This article is only available in the PDF format. Download the PDF to view the article, as well as its associated figures and tables.
In this book of nearly 1,200 pages, the author, who is not a physician, has compiled an immense mass of historical notes and data on yellow fever. In addition the work gives an account of other pestilential diseases and of the great epidemics recorded in history. The book is divided into five parts: Part 1 contains general observations on pestilential diseases, the great epidemics, insects as propagators of disease, and definitions of technical terms such as endemic epidemic, the difference between contagion and infection, etc. The book contains much of interest to the layman and this definition of terms will contribute to an understanding of what follows. Part 2 discusses the geographic limits and nomenclature of the disease and the results of the examination of the literature as to its geographic origin, without, however, coming to any definite conclusion on the matter. An interesting chapter in Part 3 is that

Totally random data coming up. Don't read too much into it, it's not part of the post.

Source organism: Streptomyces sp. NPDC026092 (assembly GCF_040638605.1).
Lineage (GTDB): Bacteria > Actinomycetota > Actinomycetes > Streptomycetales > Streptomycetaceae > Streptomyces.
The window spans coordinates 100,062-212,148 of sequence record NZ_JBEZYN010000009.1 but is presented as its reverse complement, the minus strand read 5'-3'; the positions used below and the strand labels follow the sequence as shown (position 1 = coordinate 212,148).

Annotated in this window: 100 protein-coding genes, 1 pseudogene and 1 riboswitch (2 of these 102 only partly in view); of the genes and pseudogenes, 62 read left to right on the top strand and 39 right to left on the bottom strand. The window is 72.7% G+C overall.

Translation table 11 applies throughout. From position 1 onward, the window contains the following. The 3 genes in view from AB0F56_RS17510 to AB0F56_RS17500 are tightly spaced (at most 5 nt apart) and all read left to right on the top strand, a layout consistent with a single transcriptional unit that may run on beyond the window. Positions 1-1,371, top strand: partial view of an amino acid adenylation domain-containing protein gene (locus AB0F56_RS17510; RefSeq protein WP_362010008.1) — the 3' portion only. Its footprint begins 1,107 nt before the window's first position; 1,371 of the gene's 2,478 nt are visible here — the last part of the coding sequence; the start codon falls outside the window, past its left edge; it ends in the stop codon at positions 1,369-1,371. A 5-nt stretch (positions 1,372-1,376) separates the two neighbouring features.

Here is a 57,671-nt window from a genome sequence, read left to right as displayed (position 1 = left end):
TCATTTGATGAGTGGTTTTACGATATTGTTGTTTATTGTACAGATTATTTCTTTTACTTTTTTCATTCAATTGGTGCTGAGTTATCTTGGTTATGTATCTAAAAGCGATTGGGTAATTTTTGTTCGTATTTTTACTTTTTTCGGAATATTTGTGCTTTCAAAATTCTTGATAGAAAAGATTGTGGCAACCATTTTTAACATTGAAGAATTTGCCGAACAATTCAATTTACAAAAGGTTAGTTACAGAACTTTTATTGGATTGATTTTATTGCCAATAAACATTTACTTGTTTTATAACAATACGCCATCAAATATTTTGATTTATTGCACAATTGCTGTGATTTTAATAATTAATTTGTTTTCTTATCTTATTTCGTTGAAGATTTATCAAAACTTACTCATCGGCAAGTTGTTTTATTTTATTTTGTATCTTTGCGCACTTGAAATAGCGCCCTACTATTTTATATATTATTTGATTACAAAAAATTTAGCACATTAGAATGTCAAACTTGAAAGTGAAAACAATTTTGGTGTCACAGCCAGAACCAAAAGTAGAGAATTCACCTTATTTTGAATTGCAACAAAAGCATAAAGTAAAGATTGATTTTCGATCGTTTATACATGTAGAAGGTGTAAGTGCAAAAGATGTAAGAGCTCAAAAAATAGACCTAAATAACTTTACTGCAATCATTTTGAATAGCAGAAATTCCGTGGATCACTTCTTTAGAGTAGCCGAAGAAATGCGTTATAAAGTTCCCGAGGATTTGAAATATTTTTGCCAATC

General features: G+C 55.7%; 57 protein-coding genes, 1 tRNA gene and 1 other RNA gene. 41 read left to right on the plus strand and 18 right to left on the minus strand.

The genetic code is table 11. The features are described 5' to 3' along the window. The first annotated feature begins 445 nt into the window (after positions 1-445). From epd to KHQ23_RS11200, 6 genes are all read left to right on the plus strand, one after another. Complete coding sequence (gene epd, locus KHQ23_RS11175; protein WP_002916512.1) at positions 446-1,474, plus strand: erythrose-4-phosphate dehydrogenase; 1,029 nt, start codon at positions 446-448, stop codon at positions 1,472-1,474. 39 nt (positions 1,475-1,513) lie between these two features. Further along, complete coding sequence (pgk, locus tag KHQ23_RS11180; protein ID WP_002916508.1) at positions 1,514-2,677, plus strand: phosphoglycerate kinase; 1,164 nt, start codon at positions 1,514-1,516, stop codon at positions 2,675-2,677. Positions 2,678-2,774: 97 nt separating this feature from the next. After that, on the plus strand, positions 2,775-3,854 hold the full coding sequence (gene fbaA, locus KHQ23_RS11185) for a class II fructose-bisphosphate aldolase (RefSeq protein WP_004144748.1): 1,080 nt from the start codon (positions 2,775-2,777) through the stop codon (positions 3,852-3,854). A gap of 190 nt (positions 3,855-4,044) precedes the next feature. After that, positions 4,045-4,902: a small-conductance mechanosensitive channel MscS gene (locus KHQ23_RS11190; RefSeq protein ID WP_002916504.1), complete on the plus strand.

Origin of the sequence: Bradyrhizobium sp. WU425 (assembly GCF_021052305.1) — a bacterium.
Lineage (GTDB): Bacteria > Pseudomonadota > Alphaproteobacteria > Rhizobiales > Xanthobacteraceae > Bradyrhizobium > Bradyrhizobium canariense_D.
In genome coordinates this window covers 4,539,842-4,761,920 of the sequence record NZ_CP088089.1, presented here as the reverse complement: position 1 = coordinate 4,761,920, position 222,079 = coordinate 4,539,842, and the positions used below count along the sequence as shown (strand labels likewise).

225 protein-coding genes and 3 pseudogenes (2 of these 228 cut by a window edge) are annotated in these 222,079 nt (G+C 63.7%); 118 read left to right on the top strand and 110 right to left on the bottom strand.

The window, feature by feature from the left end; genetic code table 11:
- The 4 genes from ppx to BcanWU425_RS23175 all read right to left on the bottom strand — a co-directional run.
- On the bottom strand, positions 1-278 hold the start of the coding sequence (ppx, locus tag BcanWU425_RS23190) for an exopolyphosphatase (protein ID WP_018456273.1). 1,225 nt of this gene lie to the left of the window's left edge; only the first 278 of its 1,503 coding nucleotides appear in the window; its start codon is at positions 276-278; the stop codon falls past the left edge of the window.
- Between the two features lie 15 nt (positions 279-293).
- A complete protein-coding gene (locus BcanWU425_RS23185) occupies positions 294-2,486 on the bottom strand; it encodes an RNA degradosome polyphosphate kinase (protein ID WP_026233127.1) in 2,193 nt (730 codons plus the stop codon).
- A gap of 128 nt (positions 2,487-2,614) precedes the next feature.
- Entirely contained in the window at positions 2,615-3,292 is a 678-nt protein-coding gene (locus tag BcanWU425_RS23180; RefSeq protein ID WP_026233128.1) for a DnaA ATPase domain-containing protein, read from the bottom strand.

History of Yellow Fever.. JAMA. 1910;LIV(7):563. doi:10.1001/jama.1910.02550330061022
Customize your JAMA Network experience by selecting one or more topics from the list below.